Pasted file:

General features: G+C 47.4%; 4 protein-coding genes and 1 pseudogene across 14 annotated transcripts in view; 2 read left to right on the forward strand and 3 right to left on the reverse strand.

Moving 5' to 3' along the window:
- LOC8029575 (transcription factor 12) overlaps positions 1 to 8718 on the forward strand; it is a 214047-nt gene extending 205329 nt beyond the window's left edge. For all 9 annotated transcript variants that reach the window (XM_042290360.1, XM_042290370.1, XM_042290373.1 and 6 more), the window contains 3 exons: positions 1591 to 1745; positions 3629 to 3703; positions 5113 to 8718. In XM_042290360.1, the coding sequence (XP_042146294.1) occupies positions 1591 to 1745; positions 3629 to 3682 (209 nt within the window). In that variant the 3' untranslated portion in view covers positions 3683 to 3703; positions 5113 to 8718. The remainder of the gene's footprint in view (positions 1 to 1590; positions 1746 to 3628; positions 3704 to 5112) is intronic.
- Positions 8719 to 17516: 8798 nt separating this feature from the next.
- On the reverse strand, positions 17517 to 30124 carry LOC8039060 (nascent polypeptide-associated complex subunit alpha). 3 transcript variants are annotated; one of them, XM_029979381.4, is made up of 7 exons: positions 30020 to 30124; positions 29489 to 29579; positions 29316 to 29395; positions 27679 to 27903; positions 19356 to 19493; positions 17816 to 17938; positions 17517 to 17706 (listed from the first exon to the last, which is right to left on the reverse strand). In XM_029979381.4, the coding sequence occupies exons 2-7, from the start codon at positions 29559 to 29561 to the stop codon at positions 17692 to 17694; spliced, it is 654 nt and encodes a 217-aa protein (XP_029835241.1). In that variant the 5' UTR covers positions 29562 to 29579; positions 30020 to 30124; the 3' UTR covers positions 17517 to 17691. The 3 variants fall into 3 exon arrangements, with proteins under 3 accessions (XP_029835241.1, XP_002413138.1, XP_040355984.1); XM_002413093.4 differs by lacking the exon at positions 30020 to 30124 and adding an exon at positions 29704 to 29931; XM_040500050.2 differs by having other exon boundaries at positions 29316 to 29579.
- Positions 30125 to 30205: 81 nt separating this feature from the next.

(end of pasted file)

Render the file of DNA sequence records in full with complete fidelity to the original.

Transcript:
General features: G+C 47.4%; 4 protein-coding genes and 1 pseudogene across 14 annotated transcripts in view; 2 read left to right on the forward strand and 3 right to left on the reverse strand.

Moving 5' to 3' along the window:
- LOC8029575 (transcription factor 12) overlaps positions 1 to 8718 on the forward strand; it is a 214047-nt gene extending 205329 nt beyond the window's left edge. For all 9 annotated transcript variants that reach the window (XM_042290360.1, XM_042290370.1, XM_042290373.1 and 6 more), the window contains 3 exons: positions 1591 to 1745; positions 3629 to 3703; positions 5113 to 8718. In XM_042290360.1, the coding sequence (XP_042146294.1) occupies positions 1591 to 1745; positions 3629 to 3682 (209 nt within the window). In that variant the 3' untranslated portion in view covers positions 3683 to 3703; positions 5113 to 8718. The remainder of the gene's footprint in view (positions 1 to 1590; positions 1746 to 3628; positions 3704 to 5112) is intronic.
- Positions 8719 to 17516: 8798 nt separating this feature from the next.
- On the reverse strand, positions 17517 to 30124 carry LOC8039060 (nascent polypeptide-associated complex subunit alpha). 3 transcript variants are annotated; one of them, XM_029979381.4, is made up of 7 exons: positions 30020 to 30124; positions 29489 to 29579; positions 29316 to 29395; positions 27679 to 27903; positions 19356 to 19493; positions 17816 to 17938; positions 17517 to 17706 (listed from the first exon to the last, which is right to left on the reverse strand). In XM_029979381.4, the coding sequence occupies exons 2-7, from the start codon at positions 29559 to 29561 to the stop codon at positions 17692 to 17694; spliced, it is 654 nt and encodes a 217-aa protein (XP_029835241.1). In that variant the 5' UTR covers positions 29562 to 29579; positions 30020 to 30124; the 3' UTR covers positions 17517 to 17691. The 3 variants fall into 3 exon arrangements, with proteins under 3 accessions (XP_029835241.1, XP_002413138.1, XP_040355984.1); XM_002413093.4 differs by lacking the exon at positions 30020 to 30124 and adding an exon at positions 29704 to 29931; XM_040500050.2 differs by having other exon boundaries at positions 29316 to 29579.
- Positions 30125 to 30205: 81 nt separating this feature from the next.